Docker buildkit feels way late in arriving and slow builds cost every team mucho time every day. In the age of the transpiler, this even affects non-compiled codebases. The preview flags for caching package manager builds are underwhelming and won’t help much on CI systems.
CI-based container builds are harder to cache than builds on my laptop, and buildkit won’t help without coupling more tightly with the tools that actually build software. This article is a spec for how I would want that to work if I were building it.
TLDR, every package manager that wants to work fast on docker should expose these three commands:
And the docker buildsystem should integrate with these commands to cache stuff. More below.
- download-urls: give the build cache a list of URLs
- unpack: unzip packages to the file system but don’t do any modification
- build: do everything else
- Why does this matter
download-urls: give the build cache a list of URLs
A lot of package managers use http (npm and apt-get, for example, both do). And many clouds have in-cloud caches of these downloads (amazon has in-house repos for yum, for example).
Nodejs even records https URLs in its package-lock file (look for the
resolved key in the json example).
Every package manager that wants to integrate with docker should have a command that generates a list of URLs to download. Docker, in turn, can put these in a specified mount directory.
The docker buildsystem should cache these as aggressively as it’s able, but on-box caching isn’t always realistic or performant for CI, because you’re building on various boxes. And caching may not be necessary when your cloud has an on-prem package CDN. Starting with URLs and letting the buildsystem decide can be a good compromise.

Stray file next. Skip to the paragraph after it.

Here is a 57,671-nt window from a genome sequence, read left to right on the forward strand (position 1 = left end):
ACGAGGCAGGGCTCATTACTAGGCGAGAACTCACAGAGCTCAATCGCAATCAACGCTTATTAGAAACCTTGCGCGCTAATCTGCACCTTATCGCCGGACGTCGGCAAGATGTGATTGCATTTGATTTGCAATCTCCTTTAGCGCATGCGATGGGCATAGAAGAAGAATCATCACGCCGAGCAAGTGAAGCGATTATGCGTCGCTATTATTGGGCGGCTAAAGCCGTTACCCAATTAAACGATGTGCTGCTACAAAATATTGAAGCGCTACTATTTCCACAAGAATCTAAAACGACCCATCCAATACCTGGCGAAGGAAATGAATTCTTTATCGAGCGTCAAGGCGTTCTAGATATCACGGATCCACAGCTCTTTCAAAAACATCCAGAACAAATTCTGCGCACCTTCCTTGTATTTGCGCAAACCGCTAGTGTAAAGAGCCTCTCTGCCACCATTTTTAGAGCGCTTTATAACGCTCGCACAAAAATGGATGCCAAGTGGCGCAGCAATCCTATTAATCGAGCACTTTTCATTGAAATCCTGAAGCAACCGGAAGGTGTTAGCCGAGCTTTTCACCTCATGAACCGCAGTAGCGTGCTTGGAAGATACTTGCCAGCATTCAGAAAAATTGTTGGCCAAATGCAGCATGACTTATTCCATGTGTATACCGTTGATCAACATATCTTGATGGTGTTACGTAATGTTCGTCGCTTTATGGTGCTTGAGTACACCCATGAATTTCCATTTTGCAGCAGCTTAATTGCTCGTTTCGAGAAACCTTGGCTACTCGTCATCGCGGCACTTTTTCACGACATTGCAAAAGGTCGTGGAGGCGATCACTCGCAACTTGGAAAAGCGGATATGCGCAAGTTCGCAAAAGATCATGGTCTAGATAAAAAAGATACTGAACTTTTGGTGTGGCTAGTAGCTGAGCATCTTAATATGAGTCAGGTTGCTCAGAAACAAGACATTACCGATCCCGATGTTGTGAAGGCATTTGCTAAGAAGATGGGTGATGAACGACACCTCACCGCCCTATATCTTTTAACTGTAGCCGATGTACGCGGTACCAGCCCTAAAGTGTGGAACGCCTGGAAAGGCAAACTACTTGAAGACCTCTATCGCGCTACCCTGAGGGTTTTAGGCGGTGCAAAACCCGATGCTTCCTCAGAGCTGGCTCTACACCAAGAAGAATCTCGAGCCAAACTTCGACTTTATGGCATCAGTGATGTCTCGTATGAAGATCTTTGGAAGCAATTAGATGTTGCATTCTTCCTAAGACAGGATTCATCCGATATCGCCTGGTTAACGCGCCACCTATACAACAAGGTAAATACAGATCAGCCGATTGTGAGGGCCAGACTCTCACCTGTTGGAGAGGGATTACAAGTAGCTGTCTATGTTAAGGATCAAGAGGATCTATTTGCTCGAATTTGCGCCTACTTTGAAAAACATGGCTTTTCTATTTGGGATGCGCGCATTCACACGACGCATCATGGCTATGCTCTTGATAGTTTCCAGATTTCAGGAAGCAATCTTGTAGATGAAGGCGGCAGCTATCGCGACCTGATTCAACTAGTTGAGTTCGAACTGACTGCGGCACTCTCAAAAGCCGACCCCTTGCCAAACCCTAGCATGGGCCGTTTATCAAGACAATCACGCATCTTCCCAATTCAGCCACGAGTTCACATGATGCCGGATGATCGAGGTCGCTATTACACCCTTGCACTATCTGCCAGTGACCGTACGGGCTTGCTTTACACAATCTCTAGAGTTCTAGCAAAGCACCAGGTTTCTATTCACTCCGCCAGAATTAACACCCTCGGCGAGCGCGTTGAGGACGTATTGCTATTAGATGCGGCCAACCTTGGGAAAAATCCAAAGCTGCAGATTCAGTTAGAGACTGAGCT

unpack: unzip packages to the file system but don’t do any modification
Using nodejs as an example: most of the time, when you
npm install, you’re touching an isolated folder in your
node_modules directory and maybe dropping a file in
node_modules/.bin. (By ‘isolated’, I mean that no other
npm install command in your build will write those paths). This pattern is likely true with some OS-level package managers as well, like dpkg/apt.
The buildsystem package manager integration should differentiate between ‘unpack install’ and ‘compile install’ – these should be two separate steps. And the ‘unpack’ step can be aggressively cached: each package can unpack to its own filesystem layer, and they can be merged and checked for path collisions at the end.
build: do everything else
Caching compilation will be hard. Systems that do this in real life often take checksums of all the files that are inputs to a build, including sources, built binaries, configs, and build tools. You can’t just use a version string; build graphs are too complicated and versions aren’t always meaningful.
For this to work, buildkit has to allow the LLB graph to be edited, either during the build or in a final prep step before starting. Then the docker buildsystem can orchestrate a bunch of mini-builds which know their inputs (including compiler binaries and packages / system libs) and can cache where appropriate.
Why does this matter
Slow tools kill you slow. If your programmers spend their time waiting for a computer, they will do one or more of: switch tools, switch teams, or work slowly. I’ve worked at places where builds were uncacheable and circular and could take half a day to work on small changes – people mentally check out.
Computers aren’t getting that much faster anymore and software is getting slower. Builds are also doing more as the software supply ecosystem grows, tests get more elaborate, and typesystems get clunkier (and somewhat more powerful).
And everyone is a programmer now, which means fixing slow builds is a force multiplier. If your builds take an hour to finish and every dev does 2 per day and has to wait for them, a build speedup is like doubling your head count. Chew on that.